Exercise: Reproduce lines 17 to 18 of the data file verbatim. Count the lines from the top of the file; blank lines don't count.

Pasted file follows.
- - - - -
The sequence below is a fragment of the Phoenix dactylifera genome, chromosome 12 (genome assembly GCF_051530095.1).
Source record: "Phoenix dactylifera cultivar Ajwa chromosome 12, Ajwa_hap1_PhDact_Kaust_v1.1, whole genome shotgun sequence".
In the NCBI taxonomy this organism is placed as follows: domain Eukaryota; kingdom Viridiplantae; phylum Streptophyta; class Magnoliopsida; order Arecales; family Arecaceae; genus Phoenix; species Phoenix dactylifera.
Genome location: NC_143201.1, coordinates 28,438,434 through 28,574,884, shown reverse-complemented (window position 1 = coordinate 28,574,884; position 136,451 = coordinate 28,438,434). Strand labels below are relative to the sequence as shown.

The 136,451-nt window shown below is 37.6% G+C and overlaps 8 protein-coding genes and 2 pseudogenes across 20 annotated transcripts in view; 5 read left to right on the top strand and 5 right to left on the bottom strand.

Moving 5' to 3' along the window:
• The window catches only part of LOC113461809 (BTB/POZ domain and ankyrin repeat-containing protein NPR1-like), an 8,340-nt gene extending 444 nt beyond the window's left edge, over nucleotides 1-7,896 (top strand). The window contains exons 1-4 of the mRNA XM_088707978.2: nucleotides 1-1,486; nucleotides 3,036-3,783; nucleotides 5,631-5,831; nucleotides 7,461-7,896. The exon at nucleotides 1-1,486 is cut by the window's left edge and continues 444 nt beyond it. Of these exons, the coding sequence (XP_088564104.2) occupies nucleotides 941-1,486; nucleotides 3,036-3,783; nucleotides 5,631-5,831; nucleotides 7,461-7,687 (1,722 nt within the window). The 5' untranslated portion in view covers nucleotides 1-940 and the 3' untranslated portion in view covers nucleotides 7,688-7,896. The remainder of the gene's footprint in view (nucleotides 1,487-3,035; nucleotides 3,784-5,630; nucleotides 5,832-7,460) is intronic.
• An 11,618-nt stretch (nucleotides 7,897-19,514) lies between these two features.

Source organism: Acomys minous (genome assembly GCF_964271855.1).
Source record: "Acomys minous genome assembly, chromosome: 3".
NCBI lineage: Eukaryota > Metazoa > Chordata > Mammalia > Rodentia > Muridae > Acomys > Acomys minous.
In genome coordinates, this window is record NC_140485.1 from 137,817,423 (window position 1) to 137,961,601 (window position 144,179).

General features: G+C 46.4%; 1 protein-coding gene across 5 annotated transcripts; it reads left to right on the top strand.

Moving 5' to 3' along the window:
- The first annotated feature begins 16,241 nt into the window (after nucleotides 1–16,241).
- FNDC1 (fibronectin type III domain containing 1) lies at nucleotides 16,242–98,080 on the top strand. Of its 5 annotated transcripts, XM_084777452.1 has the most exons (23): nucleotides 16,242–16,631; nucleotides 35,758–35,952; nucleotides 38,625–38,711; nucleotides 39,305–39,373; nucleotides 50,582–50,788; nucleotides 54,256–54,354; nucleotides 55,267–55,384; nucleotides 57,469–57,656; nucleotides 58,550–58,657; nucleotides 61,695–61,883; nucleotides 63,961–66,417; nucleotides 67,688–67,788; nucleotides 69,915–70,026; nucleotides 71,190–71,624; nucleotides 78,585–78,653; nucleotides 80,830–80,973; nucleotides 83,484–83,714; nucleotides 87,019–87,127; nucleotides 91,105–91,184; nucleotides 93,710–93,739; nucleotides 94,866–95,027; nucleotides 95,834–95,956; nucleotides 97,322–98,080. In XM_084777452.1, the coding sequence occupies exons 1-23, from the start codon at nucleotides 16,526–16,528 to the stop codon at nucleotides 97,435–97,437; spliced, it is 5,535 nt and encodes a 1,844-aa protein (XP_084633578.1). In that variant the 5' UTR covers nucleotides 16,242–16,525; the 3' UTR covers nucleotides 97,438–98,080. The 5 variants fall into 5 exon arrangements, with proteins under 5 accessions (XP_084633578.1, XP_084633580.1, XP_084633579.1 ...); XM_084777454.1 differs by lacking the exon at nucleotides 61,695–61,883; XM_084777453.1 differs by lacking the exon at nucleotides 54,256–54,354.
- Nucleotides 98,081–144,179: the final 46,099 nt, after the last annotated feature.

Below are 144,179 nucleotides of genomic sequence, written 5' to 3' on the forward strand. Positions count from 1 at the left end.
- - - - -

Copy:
- Nucleotides 98,081–144,179: the final 46,099 nt, after the last annotated feature.

Below are 144,179 nucleotides of genomic sequence, written 5' to 3' on the forward strand. Positions count from 1 at the left end.